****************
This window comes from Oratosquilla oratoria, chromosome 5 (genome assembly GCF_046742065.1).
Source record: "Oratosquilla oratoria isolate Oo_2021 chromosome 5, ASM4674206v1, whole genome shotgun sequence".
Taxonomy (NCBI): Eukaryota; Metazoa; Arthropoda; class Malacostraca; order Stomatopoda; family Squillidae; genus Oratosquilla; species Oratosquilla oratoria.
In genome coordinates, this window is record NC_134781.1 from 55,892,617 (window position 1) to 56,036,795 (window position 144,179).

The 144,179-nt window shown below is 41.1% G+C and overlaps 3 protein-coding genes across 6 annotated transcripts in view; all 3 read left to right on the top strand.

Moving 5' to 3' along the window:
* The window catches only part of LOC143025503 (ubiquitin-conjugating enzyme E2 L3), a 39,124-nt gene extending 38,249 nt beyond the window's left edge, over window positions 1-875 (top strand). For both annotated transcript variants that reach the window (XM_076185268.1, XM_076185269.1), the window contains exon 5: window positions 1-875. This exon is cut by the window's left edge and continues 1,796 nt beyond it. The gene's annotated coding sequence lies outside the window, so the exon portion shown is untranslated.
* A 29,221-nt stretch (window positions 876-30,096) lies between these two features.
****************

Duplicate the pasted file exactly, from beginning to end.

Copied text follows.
This window comes from Oratosquilla oratoria, chromosome 5 (genome assembly GCF_046742065.1).
Source record: "Oratosquilla oratoria isolate Oo_2021 chromosome 5, ASM4674206v1, whole genome shotgun sequence".
Taxonomy (NCBI): Eukaryota; Metazoa; Arthropoda; class Malacostraca; order Stomatopoda; family Squillidae; genus Oratosquilla; species Oratosquilla oratoria.
In genome coordinates, this window is record NC_134781.1 from 55,892,617 (window position 1) to 56,036,795 (window position 144,179).

The 144,179-nt window shown below is 41.1% G+C and overlaps 3 protein-coding genes across 6 annotated transcripts in view; all 3 read left to right on the top strand.

Moving 5' to 3' along the window:
* The window catches only part of LOC143025503 (ubiquitin-conjugating enzyme E2 L3), a 39,124-nt gene extending 38,249 nt beyond the window's left edge, over window positions 1-875 (top strand). For both annotated transcript variants that reach the window (XM_076185268.1, XM_076185269.1), the window contains exon 5: window positions 1-875. This exon is cut by the window's left edge and continues 1,796 nt beyond it. The gene's annotated coding sequence lies outside the window, so the exon portion shown is untranslated.
* A 29,221-nt stretch (window positions 876-30,096) lies between these two features.